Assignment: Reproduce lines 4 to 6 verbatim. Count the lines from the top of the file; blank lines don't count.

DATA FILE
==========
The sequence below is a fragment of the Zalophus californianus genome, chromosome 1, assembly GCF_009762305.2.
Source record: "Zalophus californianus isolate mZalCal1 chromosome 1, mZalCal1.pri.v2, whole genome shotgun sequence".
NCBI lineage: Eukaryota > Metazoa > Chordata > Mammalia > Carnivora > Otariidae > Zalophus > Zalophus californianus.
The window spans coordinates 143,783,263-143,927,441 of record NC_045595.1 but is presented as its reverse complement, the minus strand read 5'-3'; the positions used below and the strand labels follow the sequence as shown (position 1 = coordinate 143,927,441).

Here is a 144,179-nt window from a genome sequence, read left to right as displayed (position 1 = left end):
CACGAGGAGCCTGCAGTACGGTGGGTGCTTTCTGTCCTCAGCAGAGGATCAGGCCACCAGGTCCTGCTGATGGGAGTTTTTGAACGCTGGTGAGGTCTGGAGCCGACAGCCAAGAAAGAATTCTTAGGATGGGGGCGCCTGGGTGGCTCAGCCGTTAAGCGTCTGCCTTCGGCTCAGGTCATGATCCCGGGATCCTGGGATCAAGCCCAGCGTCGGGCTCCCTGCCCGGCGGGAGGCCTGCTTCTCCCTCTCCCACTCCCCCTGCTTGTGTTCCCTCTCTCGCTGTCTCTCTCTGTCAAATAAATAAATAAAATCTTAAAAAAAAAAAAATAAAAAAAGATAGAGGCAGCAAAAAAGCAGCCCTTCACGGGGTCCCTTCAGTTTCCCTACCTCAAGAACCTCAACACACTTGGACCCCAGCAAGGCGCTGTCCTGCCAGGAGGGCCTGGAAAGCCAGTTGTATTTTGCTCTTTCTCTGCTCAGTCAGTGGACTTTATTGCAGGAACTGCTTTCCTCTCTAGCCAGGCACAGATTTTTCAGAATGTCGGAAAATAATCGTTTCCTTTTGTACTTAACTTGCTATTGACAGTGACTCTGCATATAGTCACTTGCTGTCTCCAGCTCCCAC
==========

The window spans coordinates 143,783,263-143,927,441 of record NC_045595.1 but is presented as its reverse complement, the minus strand read 5'-3'; the positions used below and the strand labels follow the sequence as shown (position 1 = coordinate 143,927,441).

Here is a 144,179-nt window from a genome sequence, read left to right as displayed (position 1 = left end):
CACGAGGAGCCTGCAGTACGGTGGGTGCTTTCTGTCCTCAGCAGAGGATCAGGCCACCAGGTCCTGCTGATGGGAGTTTTTGAACGCTGGTGAGGTCTGGAGCCGACAGCCAAGAAAGAATTCTTAGGATGGGGGCGCCTGGGTGGCTCAGCCGTTAAGCGTCTGCCTTCGGCTCAGGTCATGATCCCGGGATCCTGGGATCAAGCCCAGCGTCGGGCTCCCTGCCCGGCGGGAGGCCTGCTTCTCCCTCTCCCACTCCCCCTGCTTGTGTTCCCTCTCTCGCTGTCTCTCTCTGTCAAATAAATAAATAAAATCTTAAAAAAAAAAAAATAAAAAAAGATAGAGGCAGCAAAAAAGCAGCCCTTCACGGGGTCCCTTCAGTTTCCCTACCTCAAGAACCTCAACACACTTGGACCCCAGCAAGGCGCTGTCCTGCCAGGAGGGCCTGGAAAGCCAGTTGTATTTTGCTCTTTCTCTGCTCAGTCAGTGGACTTTATTGCAGGAACTGCTTTCCTCTCTAGCCAGGCACAGATTTTTCAGAATGTCGGAAAATAATCGTTTCCTTTTGTACTTAACTTGCTATTGACAGTGACTCTGCATATAGTCACTTGCTGTCTCCAGCTCCCAC